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Temporal range: Pliocene - Holocene, 3–0 Ma
Cheetah Botswana.jpg
Cheetah, Acinonyx jubatus
Scientific classification e
Kingdom: Animalia
Phylum: Chordata
Class: Mammalia
Order: Carnivora
Suborder: Feliformia
Family: Felidae
Subfamily: Felinae
Genus: Acinonyx
Brookes, 1828

Cynailurus Wagner, 1830
Cynofelis Lesson, 1842
Guepar Boitard, 1842
Gueparda Gray, 1843
Guepardus Duvernoy, 1834
Paracinonyx Kretzoi, 1929

Acinonyx is a genus within the cat family.[1] The only living species of this genus, the cheetah, A. jubatus, occurs in open grasslands of Africa and Asia.[2]

Historical range[edit]

Only one species of Acinonyx is currently living: A. jubatus, the cheetah. Several other species of cheetah-like cats have existed since the late Pliocene epoch but have become extinct.[3] These cats occupied not only Africa, but parts of Europe and Asia as recently as 10,000 years ago. Several similar species, classified in the genus Miracinonyx, lived in North America at the same time; however, these may have been more closely related to pumas.[4]


Acinonyx was first described by Brookes in 1828. In 1993, it was placed in a monophyletic subfamily, Acinonychinae, and is considered a close sister group of the genus Puma.[1]


Several fossil Acinonyx species in addition to the living cheetah have been described:

  • Acinonyx jubatus — by Schreber in 1775[5]
  • Acinonyx pardinensis , the giant cheetah — by Croizet et Jobert in 1828[6]
  • Acinonyx intermedius — by Thenius in 1954[7]
  • Acinonyx aicha — by Geraads in 1997[8]
  • "Acinonyx kurteni" — by Christiansen and Mazák in 2008[9] The "Linxia Cheetah" was originally described from a skull from Pliocene strata in China, and touted as the most primitive member of the genus. In 2012, A. kurteni was invalidated as a species when the holotype was determined to be a forgery composed of Miocene-aged fragments.[10][11]

See also[edit]


  1. ^ a b Wozencraft, W.C. (2005). "Order Carnivora". In Wilson, D.E.; Reeder, D.M. Mammal Species of the World: A Taxonomic and Geographic Reference (3rd ed.). Johns Hopkins University Press. pp. 532–533. ISBN 978-0-8018-8221-0. OCLC 62265494. 
  2. ^ Krausman, P. R. and Morales, S. M. (2005). Acinonyx jubatus. Mammalian Species 771: 1–6.
  3. ^ Hemmer, H., Kahlke, R.-D., Keller, T. (2008). Cheetahs in the Middle Pleistocene of Europe: Acinonyx pardinensis (sensu lato) intermedius (Thenius, 1954) from the Mosbach Sands (Wiesbaden, Hessen, Germany). Neues Jahrbuch für Geologie und Paläontologie, Abhandlungen 249: 345–356.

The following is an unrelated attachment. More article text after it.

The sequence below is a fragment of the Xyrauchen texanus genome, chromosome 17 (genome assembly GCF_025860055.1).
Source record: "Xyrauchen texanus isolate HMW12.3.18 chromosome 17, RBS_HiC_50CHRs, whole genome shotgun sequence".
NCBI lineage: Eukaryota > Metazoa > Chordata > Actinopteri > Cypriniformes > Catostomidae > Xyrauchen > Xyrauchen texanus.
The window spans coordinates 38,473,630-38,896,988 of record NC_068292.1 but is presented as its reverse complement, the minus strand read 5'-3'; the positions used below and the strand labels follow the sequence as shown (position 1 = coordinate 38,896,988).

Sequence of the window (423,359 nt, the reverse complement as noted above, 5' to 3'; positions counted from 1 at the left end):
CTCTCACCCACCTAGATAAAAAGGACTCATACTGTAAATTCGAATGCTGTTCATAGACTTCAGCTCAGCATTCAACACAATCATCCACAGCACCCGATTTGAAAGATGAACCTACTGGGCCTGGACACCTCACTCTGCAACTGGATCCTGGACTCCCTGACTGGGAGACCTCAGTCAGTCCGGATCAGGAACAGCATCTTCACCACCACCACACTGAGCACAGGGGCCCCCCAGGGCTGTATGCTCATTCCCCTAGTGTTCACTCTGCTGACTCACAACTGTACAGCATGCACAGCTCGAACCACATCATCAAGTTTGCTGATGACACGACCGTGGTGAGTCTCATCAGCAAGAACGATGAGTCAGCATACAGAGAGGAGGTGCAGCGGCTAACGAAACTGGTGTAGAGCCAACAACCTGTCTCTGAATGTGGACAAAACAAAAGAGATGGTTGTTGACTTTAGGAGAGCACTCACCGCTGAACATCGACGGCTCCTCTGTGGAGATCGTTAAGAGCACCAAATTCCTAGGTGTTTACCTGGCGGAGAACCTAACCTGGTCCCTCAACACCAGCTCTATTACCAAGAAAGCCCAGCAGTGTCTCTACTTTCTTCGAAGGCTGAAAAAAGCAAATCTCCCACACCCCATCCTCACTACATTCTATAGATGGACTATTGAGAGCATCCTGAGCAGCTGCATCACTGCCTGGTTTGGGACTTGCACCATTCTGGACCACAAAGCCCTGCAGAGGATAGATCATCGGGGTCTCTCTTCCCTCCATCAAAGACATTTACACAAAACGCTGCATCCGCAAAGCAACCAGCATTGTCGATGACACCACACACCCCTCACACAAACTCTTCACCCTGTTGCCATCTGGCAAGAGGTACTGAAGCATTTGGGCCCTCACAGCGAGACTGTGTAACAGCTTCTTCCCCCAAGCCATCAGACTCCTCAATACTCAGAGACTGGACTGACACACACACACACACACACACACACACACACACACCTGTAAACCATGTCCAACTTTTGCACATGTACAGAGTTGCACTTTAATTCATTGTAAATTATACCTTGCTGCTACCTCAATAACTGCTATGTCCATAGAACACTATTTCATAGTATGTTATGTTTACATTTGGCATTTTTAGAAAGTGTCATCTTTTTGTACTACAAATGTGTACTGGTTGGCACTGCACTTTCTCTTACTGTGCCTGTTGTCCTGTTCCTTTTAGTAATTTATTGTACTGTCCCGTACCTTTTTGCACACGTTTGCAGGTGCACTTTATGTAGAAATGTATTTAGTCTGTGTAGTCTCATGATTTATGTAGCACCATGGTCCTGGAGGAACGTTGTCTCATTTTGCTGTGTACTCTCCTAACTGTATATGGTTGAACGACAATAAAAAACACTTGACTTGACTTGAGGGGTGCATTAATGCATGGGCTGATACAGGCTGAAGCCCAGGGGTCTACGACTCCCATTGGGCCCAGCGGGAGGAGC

4. ^ Krausman, P. R., & Morales, S. M. (2005). "Acinonyx jubatus." Mammalian Species, 1-6. [1]
  5. ^ Schreber, J. C. D. (1777). Die Säugthiere in Abbildungen nach der Natur mit Beschreibungen 1776-1778. Wolfgang Walther, Erlangen
  6. ^ Croizet, J. B. et Jobert, A. C. G. (1862). Recherches sur les ossemens fossiles du département du Puy-de-Dôme. Chez les principaux libraires, Paris
  7. ^ Thenius, E. (1954). Gepardreste aus dem Altquartär von Hundsheim in Niederösterreich. Neues Jahrbuch für Geologie und Paläontologie, Monatshefte: 225–238.
  8. ^ Geraads, D. (1997). Carnivores du Pliocène terminalde Ahl al Oughlam (Casablanca, Maroc). Geobios 30 (1): 127–164.
  9. ^ Christiansen, P.; Mazák, J. H. (2009). "A primitive Late Pliocene cheetah, and evolution of the cheetah lineage". Proceedings of the National Academy of Sciences 106 (2): 512–5. doi:10.1073/pnas.0810435106. PMC 2626734. PMID 19114651. 
  10. ^ Knevitt, Oliver (2011). "5 Greatest Palaeontology Fakes Of All Time #5: The Linxia Cheetah". Science 2.0. Retrieved January 2013. 
  11. ^ Mazák, J. H. (2012). "Retraction for Christiansen and Mazák. A primitive Late Pliocene cheetah, and evolution of the cheetah lineage". Proceedings of the National Academy of Sciences of the United States of America 109 (37): 15072. doi:10.1073/pnas.1211510109. PMID 22908293. 

External links[edit]